We know from the prose introduction – unusually long and informative for a Jennifer Maiden poem – that this is one of her poems inspired by the travails of Julian Assange, of which the short lyric ‘My Heart Has an Embassy‘ is perhaps the best known. The quote is from Clive Stafford Smith’s official witness statement at the Assange hearing in September 2020, which is available as a PDF at this link (see paragraph 86). It not only announces the poem’s context, but also identifies the ‘rule’ of the title: it could almost stand alone as a found poem. In reading this poem, it’s important to note that the statement was read aloud in court.
I don’t know how this poem would work for a reader unfamiliar with Jennifer Maiden’s work. I read it as part of a web of poems that relate to each other in form and content. The first line places it in a long series of Maiden’s poems that open with someone waking up, all the way back to when it was always George Jeffreys waking up to see George W Bush on television obsessing about Iraq. Specifically, it’s at least the fifth poem, and not the last, in which Gore Vidal wakes up. He is Maiden’s main conduit for engaging with Assange (along with Diana Spencer and Emma Goldman in previous poems). He’s not a completely arbitrary choice: Assange was clutching a book by Vidal when he was dragged out of the Ecuadorian embassy in April 2019, which led to Vidal feeling ‘quite possessive of his reader’ (‘Resistance’, The Espionage Act, page 6).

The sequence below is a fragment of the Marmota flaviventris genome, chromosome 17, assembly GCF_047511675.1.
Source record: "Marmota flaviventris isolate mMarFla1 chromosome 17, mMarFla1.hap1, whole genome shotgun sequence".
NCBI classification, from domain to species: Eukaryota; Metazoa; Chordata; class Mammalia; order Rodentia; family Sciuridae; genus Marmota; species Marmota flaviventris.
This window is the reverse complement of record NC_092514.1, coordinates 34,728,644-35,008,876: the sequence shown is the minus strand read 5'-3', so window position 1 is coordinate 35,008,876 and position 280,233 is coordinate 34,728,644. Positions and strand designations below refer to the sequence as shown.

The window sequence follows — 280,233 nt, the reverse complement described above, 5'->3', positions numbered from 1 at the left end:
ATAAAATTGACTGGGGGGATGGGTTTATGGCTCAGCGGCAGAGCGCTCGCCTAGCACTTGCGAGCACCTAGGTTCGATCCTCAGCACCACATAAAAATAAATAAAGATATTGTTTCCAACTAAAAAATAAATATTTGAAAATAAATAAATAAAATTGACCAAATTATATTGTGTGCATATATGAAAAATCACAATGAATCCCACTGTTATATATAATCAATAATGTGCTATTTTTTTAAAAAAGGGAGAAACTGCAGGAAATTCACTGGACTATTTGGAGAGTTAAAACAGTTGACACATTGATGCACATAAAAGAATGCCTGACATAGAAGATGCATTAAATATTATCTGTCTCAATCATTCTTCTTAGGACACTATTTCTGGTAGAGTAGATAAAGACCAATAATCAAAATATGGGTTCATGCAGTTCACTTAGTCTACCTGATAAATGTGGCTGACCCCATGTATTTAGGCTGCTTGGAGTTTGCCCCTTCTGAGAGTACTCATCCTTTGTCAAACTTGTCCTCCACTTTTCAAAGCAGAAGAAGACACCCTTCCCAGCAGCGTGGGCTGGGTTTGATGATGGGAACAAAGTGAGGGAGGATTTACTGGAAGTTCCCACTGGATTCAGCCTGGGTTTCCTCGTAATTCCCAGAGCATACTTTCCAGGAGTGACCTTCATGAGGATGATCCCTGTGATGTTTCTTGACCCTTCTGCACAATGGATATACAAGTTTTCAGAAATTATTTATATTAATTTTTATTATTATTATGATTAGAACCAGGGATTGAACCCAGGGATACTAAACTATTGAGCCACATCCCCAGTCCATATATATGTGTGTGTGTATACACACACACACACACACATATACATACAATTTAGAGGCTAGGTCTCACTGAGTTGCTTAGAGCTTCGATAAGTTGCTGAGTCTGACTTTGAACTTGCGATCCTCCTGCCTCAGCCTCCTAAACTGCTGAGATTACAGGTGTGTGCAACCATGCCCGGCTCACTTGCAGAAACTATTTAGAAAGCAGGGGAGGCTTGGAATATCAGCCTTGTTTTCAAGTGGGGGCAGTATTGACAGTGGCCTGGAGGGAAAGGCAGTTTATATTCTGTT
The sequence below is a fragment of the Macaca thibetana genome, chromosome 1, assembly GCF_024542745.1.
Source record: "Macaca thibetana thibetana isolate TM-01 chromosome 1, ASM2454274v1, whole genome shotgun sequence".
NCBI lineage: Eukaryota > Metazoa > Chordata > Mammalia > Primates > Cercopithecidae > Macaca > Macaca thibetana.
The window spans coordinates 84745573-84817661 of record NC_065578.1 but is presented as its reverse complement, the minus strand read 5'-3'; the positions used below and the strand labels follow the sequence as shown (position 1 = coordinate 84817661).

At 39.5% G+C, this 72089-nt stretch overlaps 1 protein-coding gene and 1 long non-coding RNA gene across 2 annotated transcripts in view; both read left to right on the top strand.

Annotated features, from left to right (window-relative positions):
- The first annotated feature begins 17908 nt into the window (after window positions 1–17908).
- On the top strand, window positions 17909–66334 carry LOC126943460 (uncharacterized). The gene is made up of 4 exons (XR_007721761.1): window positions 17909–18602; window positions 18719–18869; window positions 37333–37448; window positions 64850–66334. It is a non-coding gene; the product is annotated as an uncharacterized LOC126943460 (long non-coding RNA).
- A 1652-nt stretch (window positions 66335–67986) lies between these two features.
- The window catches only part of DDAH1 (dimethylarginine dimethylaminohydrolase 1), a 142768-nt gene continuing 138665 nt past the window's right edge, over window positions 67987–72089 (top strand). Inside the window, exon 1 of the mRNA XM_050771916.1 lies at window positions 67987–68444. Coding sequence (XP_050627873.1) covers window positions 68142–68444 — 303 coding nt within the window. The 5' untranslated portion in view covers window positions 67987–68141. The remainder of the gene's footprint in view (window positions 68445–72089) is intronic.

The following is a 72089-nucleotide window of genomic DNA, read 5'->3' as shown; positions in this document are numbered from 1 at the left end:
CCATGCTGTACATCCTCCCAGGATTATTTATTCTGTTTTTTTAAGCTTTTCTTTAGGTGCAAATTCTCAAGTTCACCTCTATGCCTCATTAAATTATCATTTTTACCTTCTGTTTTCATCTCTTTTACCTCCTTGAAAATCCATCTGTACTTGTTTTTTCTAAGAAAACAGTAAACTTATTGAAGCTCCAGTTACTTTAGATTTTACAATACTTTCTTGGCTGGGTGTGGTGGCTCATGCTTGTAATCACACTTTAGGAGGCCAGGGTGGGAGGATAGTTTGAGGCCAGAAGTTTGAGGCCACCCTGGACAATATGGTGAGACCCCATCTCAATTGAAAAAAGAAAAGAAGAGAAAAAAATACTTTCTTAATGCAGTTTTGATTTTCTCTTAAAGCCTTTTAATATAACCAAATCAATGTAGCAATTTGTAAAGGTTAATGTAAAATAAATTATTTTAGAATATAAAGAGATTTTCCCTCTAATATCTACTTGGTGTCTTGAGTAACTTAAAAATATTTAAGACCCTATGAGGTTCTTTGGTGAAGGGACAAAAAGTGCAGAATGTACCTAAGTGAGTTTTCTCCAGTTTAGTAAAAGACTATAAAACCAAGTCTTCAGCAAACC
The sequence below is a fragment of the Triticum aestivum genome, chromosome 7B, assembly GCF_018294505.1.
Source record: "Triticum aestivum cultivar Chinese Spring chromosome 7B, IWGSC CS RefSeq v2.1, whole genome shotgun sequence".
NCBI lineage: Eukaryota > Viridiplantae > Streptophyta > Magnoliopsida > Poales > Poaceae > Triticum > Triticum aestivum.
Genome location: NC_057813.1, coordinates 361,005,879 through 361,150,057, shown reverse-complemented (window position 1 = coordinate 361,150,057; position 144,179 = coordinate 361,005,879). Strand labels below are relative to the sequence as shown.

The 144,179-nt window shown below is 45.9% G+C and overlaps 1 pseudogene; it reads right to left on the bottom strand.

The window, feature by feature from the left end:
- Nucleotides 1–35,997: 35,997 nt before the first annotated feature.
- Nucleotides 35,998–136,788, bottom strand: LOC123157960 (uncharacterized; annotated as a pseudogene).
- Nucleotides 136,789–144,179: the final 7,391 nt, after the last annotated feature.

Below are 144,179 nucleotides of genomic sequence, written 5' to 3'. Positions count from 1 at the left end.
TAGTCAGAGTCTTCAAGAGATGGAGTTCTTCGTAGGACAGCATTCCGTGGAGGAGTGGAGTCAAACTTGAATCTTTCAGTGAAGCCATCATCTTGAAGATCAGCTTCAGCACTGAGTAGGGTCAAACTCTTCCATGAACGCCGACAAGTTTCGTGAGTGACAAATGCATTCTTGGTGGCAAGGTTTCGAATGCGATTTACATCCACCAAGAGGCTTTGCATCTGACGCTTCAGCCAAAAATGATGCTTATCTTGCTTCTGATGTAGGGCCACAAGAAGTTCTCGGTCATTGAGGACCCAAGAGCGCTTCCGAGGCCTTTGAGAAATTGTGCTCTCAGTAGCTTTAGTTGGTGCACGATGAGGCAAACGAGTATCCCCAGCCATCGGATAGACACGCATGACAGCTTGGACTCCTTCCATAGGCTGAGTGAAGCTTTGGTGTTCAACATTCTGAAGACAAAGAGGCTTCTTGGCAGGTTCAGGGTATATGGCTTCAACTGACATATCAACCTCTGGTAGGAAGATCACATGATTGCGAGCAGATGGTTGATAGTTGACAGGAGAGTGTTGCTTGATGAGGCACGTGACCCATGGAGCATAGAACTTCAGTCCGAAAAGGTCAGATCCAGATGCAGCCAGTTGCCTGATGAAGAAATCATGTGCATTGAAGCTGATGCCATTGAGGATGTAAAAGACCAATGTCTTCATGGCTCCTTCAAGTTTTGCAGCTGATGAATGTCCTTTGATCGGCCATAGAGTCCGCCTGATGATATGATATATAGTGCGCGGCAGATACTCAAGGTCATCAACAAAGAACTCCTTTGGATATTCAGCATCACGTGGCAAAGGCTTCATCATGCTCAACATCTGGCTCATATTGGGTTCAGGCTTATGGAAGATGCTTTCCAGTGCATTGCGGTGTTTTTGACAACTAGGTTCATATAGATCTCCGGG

The next two lines mark a departure in the ‘woke up’ poems. Vidal doesn’t simply snap awake as in these poems previously, but the waking process continues for the whole poem: ‘the world returned to him in bits’, and the lines that follow show us the bits. (As my regular readers know, I’m currently reading À la recherche du temps perdu, and am reminded that Proust’s narrator takes several pages to describe such a bit-by-bit waking up.) Not yet fully awake, Vidal finds a focus in the words of Stafford Smith about the boy
who was no doubt concerned, civic-souled and mild:
not dangerous enough to live, poor child.
It’s worth noticing the deliberate use of rhyme. In ‘mild’ / ‘child’, and later in ‘scorn’ / ‘porn’, ‘joy’ / ‘boy’, and ‘awkwardly, he’ / ‘mystery’, there’s a whiff of, say, Alexander Pope’s classic rhyming couplets:
Heav'n from all creatures hides the book of fate,
All but the page prescrib'd, their present state